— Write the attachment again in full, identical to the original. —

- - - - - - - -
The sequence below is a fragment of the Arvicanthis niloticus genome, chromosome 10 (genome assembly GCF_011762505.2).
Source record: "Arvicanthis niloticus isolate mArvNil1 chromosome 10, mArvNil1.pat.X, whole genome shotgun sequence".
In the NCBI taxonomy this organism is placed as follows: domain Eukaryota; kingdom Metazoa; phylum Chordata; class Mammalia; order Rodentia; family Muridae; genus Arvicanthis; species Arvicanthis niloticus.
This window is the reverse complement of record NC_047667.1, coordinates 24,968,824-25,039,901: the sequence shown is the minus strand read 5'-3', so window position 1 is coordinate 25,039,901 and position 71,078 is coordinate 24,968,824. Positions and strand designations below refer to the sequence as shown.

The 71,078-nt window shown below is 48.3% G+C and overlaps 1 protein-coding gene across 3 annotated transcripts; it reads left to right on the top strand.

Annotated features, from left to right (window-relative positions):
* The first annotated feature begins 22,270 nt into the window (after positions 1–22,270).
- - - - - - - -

The sequence below is a fragment of the Arvicanthis niloticus genome, chromosome 10 (genome assembly GCF_011762505.2).
Source record: "Arvicanthis niloticus isolate mArvNil1 chromosome 10, mArvNil1.pat.X, whole genome shotgun sequence".
In the NCBI taxonomy this organism is placed as follows: domain Eukaryota; kingdom Metazoa; phylum Chordata; class Mammalia; order Rodentia; family Muridae; genus Arvicanthis; species Arvicanthis niloticus.
This window is the reverse complement of record NC_047667.1, coordinates 24,968,824-25,039,901: the sequence shown is the minus strand read 5'-3', so window position 1 is coordinate 25,039,901 and position 71,078 is coordinate 24,968,824. Positions and strand designations below refer to the sequence as shown.

The 71,078-nt window shown below is 48.3% G+C and overlaps 1 protein-coding gene across 3 annotated transcripts; it reads left to right on the top strand.

Annotated features, from left to right (window-relative positions):
* The first annotated feature begins 22,270 nt into the window (after positions 1–22,270).